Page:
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Your body can be younger than you are – here’s how to understand (and improve) your ‘biological age’

Your body can be younger than you are – here’s how to understand (and improve) your ‘biological age’
A senior citizen and children perform martial arts during an activity to display Chinese health Qigong on November 3, 2006 in Nanjing of Jiangsu Province, China. Qigong is a combination of two ideas: "Qi" meaning air, breath of life or vital energy of the body, and "gong" meaning the skill of working with, or cultivating self-discipline and self-healing. The art of Qigong consists primarily of meditation, relaxation, physical movement, mind-body integration, and breathing exercises. (Photo by China Photos/Getty Images)

Many factors such as smoking, how much your exercise and what foods you eat, can affect your biological age.

The saying goes that money can’t buy you love. But can it buy you time? This is what US billionaire Bryan Johnson is hoping to find out.

The 45-year-old reportedly spends millions each year in an attempt to reverse ageing and regain his 18-year-old body (presumably sans acne). To achieve this, Johnson sticks to a rigid diet and exercise regime, takes multiple supplements, and has frequent tests to analyse the function of his organs. He’s also tried some novel procedures to rejuvenate his body, such as injecting himself with his 17-year-old son’s blood plasma.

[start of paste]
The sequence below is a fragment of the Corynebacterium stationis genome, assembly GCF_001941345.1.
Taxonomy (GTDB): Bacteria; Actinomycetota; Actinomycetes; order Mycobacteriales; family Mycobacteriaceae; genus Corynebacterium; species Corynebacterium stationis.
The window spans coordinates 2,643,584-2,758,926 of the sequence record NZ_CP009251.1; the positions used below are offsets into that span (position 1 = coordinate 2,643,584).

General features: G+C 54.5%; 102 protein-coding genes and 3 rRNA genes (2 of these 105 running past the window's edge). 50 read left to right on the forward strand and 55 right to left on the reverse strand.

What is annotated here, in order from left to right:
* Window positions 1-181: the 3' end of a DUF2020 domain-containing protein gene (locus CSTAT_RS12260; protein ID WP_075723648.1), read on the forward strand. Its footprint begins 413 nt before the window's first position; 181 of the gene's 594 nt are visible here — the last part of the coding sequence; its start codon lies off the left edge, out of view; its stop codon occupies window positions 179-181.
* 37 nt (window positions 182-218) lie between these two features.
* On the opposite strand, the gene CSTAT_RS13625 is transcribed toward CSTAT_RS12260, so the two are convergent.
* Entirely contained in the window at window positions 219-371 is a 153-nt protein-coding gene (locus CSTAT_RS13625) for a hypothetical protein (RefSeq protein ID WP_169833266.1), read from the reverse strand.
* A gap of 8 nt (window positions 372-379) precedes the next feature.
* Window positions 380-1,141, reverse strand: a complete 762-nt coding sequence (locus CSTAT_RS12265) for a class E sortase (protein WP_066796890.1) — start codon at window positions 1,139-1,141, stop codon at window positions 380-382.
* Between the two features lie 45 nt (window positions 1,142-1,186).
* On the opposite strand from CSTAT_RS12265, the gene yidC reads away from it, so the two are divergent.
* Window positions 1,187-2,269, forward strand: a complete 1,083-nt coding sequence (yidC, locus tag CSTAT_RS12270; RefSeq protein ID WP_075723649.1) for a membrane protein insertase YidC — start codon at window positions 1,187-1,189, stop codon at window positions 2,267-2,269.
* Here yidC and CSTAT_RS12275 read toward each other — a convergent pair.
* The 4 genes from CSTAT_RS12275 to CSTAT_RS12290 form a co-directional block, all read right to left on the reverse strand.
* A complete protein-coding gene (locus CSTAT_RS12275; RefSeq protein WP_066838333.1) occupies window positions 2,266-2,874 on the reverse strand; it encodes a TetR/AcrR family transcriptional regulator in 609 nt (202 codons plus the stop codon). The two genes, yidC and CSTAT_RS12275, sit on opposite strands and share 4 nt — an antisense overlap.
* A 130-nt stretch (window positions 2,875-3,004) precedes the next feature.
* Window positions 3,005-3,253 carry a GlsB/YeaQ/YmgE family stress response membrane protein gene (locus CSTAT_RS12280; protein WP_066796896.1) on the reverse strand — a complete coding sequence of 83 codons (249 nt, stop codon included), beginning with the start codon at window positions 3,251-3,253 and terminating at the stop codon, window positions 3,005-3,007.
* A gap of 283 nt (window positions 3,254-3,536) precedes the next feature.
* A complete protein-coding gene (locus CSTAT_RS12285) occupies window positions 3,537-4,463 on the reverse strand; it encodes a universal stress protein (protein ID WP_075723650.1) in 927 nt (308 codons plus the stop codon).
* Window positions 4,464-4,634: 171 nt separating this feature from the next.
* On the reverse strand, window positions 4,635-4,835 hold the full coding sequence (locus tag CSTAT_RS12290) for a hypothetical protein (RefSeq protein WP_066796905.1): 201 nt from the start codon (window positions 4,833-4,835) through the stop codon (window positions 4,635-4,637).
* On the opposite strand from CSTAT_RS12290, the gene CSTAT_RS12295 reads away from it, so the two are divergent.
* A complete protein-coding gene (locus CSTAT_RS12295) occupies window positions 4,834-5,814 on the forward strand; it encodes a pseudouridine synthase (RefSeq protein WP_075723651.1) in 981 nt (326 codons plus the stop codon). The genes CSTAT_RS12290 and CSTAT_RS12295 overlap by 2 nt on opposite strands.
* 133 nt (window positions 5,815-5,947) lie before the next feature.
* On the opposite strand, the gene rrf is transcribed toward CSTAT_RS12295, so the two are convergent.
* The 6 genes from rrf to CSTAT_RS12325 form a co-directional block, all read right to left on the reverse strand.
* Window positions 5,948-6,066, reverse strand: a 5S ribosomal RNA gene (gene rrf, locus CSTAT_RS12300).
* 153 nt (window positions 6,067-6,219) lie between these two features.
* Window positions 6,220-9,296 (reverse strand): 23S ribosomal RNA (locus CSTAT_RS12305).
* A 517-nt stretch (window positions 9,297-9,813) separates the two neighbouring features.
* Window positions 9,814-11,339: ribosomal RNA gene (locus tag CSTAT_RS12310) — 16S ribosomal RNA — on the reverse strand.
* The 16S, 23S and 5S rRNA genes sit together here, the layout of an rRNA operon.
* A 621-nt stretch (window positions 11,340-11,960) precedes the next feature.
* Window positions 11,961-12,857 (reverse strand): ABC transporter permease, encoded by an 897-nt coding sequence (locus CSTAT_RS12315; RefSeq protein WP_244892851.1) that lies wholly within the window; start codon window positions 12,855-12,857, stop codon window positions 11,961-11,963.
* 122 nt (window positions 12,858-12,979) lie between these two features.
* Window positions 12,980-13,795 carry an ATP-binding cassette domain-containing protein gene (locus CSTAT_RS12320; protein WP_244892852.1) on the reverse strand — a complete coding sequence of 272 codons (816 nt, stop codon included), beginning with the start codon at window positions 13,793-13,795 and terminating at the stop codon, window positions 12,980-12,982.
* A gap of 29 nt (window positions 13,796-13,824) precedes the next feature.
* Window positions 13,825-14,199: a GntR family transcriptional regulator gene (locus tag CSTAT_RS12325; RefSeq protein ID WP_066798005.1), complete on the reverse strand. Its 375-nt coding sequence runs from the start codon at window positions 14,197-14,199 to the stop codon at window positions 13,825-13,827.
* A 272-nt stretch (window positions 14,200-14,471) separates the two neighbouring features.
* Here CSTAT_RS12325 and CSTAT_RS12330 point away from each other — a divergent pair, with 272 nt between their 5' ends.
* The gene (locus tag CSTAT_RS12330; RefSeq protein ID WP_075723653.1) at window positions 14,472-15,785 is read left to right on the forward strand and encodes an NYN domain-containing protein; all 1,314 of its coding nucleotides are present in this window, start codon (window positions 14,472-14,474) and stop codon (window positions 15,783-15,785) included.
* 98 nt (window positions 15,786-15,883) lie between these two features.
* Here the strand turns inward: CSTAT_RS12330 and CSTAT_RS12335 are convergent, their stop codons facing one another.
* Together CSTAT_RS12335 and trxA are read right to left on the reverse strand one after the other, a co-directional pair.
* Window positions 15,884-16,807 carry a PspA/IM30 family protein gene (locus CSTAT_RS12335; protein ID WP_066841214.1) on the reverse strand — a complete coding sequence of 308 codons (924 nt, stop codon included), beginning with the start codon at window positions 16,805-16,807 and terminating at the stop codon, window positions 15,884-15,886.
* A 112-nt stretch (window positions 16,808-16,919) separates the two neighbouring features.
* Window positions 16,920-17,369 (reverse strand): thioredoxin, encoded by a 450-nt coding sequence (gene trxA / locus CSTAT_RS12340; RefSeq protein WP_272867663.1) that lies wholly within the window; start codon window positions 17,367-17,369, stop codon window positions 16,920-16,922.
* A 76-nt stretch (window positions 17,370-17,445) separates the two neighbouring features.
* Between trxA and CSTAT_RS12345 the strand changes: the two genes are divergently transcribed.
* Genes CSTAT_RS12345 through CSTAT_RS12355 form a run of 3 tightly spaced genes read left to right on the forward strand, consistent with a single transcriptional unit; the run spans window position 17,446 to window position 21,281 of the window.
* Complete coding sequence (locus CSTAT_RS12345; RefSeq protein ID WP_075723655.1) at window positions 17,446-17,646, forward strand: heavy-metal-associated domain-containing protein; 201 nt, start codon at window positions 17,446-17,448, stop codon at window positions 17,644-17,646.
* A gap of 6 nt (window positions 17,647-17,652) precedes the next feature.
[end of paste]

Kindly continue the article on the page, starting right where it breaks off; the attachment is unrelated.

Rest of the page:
Not only has Johnson’s quest garnered a lot of attention online, but it has also left many wondering to what extent his ultimate goal is achievable – Can your body be younger than your calendar age?

There are two interconnected ways of measuring your age. The first is chronological age, which is the easiest to understand. It’s nothing more than how long you’ve been alive. The most accurate estimate of that is the date and time on your birth certificate. But, in circumstances where documentary evidence is lacking (typically, archaeological excavations or forensics), there are several techniques available to estimate chronological age. Arguably, the best method is by looking at teeth – specifically, their annual “cemental lines”, which are much like growth rings in trees, alongside changes in the dentine (which sits beneath the enamel and supports tooth structure).

How to measure your ‘true’ age

Biological age, on the other hand, reflects the exponential increase in an organism’s chances of becoming sick or dying with time. This translates to the rate at which your body is losing function.

While most species age, some rare creatures on the planet are truly non-ageing – such as the ocean quahog. These have such a low chance of dying that some alive today are old enough that Henry VIII could have eaten them in a bowl of chowder. Yet, while we all grow older, we don’t all lose functional capacity at identical rates – and the organ systems in our body decline at different speeds. This means that some people’s biological age may be younger or older than the average for their chronological age.

Ocean quahog from the North Sea. (Photo: WikiCommon)

Take the example of the 70-year-old US marathon runner who set a world record for his age group in 2018, and contrast it with many of his peers who are in delicate health or long-term care. This shows how biological age can be uncoupled from chronological age.

There are several ways to estimate biological age. Surprisingly, one of the best is incredibly simple: use your eyes. Research shows that age estimates made by looking at someone are just as good as some more complicated techniques of gauging biological age.

Another study found that smokers, people who were obese, and those in poor health were all perceived as being older than their chronological age by their peers. Given these factors do indeed increase biological age, this shows how accurate just looking at someone can be.